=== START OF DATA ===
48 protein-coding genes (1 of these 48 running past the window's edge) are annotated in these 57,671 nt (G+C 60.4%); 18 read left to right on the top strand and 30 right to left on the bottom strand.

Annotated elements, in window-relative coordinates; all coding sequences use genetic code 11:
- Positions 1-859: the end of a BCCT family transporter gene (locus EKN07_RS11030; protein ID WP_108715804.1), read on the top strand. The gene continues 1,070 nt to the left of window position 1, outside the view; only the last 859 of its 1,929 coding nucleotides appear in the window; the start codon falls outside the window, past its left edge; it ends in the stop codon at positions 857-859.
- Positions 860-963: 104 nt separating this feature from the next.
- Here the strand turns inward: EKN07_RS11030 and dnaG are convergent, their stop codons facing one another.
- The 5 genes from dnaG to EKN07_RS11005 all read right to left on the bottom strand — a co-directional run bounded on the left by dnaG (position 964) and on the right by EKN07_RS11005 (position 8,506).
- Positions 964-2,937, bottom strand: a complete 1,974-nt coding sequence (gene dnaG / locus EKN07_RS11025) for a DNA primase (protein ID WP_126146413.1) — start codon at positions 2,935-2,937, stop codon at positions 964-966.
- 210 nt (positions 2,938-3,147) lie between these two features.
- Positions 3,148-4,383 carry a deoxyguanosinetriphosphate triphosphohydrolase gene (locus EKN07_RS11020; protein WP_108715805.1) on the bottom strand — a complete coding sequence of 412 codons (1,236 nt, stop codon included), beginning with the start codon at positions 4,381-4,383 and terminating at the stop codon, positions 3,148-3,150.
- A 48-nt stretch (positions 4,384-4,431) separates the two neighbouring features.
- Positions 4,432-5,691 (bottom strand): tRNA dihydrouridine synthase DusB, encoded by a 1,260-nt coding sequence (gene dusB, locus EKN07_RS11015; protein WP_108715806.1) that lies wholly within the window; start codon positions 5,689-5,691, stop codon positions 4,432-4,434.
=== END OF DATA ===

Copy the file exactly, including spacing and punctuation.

48 protein-coding genes (1 of these 48 running past the window's edge) are annotated in these 57,671 nt (G+C 60.4%); 18 read left to right on the top strand and 30 right to left on the bottom strand.

Annotated elements, in window-relative coordinates; all coding sequences use genetic code 11:
- Positions 1-859: the end of a BCCT family transporter gene (locus EKN07_RS11030; protein ID WP_108715804.1), read on the top strand. The gene continues 1,070 nt to the left of window position 1, outside the view; only the last 859 of its 1,929 coding nucleotides appear in the window; the start codon falls outside the window, past its left edge; it ends in the stop codon at positions 857-859.
- Positions 860-963: 104 nt separating this feature from the next.
- Here the strand turns inward: EKN07_RS11030 and dnaG are convergent, their stop codons facing one another.
- The 5 genes from dnaG to EKN07_RS11005 all read right to left on the bottom strand — a co-directional run bounded on the left by dnaG (position 964) and on the right by EKN07_RS11005 (position 8,506).
- Positions 964-2,937, bottom strand: a complete 1,974-nt coding sequence (gene dnaG / locus EKN07_RS11025) for a DNA primase (protein ID WP_126146413.1) — start codon at positions 2,935-2,937, stop codon at positions 964-966.
- 210 nt (positions 2,938-3,147) lie between these two features.
- Positions 3,148-4,383 carry a deoxyguanosinetriphosphate triphosphohydrolase gene (locus EKN07_RS11020; protein WP_108715805.1) on the bottom strand — a complete coding sequence of 412 codons (1,236 nt, stop codon included), beginning with the start codon at positions 4,381-4,383 and terminating at the stop codon, positions 3,148-3,150.
- A 48-nt stretch (positions 4,384-4,431) separates the two neighbouring features.
- Positions 4,432-5,691 (bottom strand): tRNA dihydrouridine synthase DusB, encoded by a 1,260-nt coding sequence (gene dusB, locus EKN07_RS11015; protein WP_108715806.1) that lies wholly within the window; start codon positions 5,689-5,691, stop codon positions 4,432-4,434.